Keeping History Alive: Scottish Lime Centre is Preserving Our Traditional Buildings
As head of Bell Ingram Design, architect Iain Cram wears a number of different hats, but none so interesting as his role as a Trustee of the Scottish Lime Centre Trust.
The Scottish Lime Centre Trust (SLCT) was established in 1994 in response to the growing concern over a skills’ shortage in the field of traditional building technology.
And over the last three decades, this not-for-profit organisation has promoted the appropriate repair of traditional buildings, and the conservation and development of associated building traditions, crafts and skills through training and education.
The importance of preserving traditional building skills came into sharp focus recently for Bell Ingram Design who are key members of the team tasked with the restoration of A-Listed Braemar Castle in Aberdeenshire.
Iain explains: “Braemar Castle is a perfect example of how vision and craftmanship can give a rundown landmark a new lease of life as a visitor attraction and community resource.
“By using the traditional lime mortar process in the conservation process we are recognising the importance of Scotland’s older built environment, not just because of its heritage and cultural value, but because of the need for environmental and economic sustainability.”
Through their work on other buildings of high significance – including the Marshall Monument in Perth and the Brechin Townscape Initiative – Iain and his BID team have built up a deep understanding of the challenges and opportunities that face these places as our needs and expectations evolve through time.
Iain continues: “I believe that architects accredited in conservation have an essential part to play in safeguarding our built heritage and organisations like SLCT are an essential support to integrating heritage skills in to ‘mainstream’ construction training.”
Based in Charlestown in Fife, the catalyst for the creation of the Scottish Lime Centre was rising concern over the effects of using ordinary Portland cement on historic masonry buildings.
Rosamond Artis MRICS IHBC RICS, Director of the Scottish Lime Centre Trust, explains: “Over the past 150 years or so, since the introduction of cement, the lime industry in the UK has dwindled and the cement industry boomed with cement technology developing to produce harder and stronger material. Don’t get us wrong, we think modern cement is a great product, it should just never go anywhere near a historic masonry structure!
“The increased use of cement in the construction industry resulted in the loss of knowledge and skills required to correctly and appropriately specify and use lime mortars. Through the later part of last century we increasingly saw the damage that was being caused by overly hard cement mortars, but the products, knowledge and skills were not available to transition back to the use of lime mortars, and this is where we come in.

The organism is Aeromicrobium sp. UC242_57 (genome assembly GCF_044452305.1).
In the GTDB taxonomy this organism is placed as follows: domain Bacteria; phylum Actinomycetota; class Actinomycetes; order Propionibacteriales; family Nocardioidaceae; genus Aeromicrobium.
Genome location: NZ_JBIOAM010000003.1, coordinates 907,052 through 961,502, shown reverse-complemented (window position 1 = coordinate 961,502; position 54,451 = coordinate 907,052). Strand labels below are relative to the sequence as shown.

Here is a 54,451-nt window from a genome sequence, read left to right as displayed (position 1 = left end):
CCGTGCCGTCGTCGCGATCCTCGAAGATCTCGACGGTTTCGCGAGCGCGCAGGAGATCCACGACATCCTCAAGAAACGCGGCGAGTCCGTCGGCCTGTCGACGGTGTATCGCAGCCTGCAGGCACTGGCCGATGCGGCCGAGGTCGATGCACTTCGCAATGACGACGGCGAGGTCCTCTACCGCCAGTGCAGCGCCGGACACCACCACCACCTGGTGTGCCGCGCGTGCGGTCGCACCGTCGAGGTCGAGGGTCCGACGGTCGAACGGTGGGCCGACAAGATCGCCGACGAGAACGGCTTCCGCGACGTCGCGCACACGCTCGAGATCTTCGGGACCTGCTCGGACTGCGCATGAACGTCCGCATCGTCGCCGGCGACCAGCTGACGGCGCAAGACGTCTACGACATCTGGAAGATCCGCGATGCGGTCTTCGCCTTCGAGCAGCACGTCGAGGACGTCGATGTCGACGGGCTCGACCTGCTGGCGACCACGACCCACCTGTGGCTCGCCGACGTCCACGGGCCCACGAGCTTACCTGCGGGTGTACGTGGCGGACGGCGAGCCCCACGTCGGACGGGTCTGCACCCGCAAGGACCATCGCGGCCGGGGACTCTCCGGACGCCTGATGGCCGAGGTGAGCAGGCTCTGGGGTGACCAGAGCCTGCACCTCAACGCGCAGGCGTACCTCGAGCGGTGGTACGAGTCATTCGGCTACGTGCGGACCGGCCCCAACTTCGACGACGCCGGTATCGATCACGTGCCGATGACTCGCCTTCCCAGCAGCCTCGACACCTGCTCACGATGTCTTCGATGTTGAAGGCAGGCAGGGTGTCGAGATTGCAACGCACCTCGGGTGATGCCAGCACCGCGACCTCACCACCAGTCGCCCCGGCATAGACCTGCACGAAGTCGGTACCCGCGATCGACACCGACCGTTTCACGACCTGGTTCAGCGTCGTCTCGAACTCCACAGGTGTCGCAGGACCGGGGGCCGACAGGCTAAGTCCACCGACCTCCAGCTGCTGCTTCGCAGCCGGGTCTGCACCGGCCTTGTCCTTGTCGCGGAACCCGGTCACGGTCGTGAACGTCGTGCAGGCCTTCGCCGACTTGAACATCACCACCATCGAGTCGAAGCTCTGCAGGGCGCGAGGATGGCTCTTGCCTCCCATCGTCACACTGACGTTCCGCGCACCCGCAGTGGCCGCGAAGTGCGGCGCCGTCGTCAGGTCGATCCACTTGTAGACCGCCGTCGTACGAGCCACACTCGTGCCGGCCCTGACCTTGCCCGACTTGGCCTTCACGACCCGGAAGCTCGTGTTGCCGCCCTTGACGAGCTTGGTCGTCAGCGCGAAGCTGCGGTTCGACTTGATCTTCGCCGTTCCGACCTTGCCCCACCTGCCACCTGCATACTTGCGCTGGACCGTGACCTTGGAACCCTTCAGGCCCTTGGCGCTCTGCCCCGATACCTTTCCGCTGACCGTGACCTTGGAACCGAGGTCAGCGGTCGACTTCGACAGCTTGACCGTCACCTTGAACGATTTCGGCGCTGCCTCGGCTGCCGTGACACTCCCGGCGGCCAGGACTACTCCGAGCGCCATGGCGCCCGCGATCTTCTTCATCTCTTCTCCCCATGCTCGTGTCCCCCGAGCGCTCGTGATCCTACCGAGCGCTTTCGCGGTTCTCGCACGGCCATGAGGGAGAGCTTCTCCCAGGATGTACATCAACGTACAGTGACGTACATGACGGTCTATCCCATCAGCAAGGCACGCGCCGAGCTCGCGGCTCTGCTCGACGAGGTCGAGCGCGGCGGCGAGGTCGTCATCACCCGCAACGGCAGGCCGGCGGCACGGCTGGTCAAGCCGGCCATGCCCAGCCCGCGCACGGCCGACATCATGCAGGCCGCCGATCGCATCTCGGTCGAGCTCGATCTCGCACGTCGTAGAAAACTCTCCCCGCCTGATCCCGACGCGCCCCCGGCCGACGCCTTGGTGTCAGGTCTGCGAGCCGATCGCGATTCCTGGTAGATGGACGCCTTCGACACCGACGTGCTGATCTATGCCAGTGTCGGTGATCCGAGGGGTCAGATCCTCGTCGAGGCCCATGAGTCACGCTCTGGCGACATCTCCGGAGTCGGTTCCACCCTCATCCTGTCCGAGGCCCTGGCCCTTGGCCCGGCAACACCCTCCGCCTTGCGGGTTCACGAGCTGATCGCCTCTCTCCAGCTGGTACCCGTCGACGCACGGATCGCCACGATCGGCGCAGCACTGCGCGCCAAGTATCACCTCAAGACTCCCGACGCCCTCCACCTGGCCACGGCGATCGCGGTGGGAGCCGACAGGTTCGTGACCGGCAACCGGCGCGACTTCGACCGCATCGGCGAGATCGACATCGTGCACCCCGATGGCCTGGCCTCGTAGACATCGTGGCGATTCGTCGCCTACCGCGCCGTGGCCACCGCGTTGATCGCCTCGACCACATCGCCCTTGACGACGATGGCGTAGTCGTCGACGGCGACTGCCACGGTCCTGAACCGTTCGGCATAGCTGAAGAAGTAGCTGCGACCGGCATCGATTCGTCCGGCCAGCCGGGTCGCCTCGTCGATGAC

“In 1994 our organisation was established to bridge this gap and to bring back the understanding and skill required to successfully use lime mortars. Our remit has developed over the years and still specialists in lime mortar use and technology, we have a broader scope of providing advice, guidance and training relating to all aspects of traditional building technology.”
The Scottish Lime Centre Trust runs practical courses aimed at all levels covering a wide range of traditional materials and techniques, designed to enhance craft skills and awareness. These are aimed at tradespeople and craftspeople; building supervisors and site agents; architects, engineers and surveyors; conservation officers; homeowners; students; voluntary conservation groups; estate managers; and those who just want to learn new skills.
The organisation also promotes Continuing Professional Development (CPD) through lectures, seminars, demonstrations and practical courses for architects, surveyors, conservation officers and students.
Its building advisory service offers professional and technical consultancy and advice provided directly to building owners or their appointed architect/surveyor.
The organisation even offers a Materials Analysis Service and a Sands & Aggregates Database which holds records of currently available sands and aggregates enabling the appropriate specification for use in lime mortars and ability to match both the appearance and physical properties of a historic mortar.
More information online at www.scotlime.org
Tel: 01738 621 121
About: Iain is Partner in charge of Bell Ingram Design. His main role is working with clients on projects from the initial concept, through site searches, funding challenges and statutory consents. He's an experienced and talented architect with a long track record, working on a diverse range of projects from small scale residential through to large public, commercial, residential and tourism builds. Interests: Architecture, Building Surveying, Trustee of the Scottish Lime Centre, a highly respected historic building skills training centre.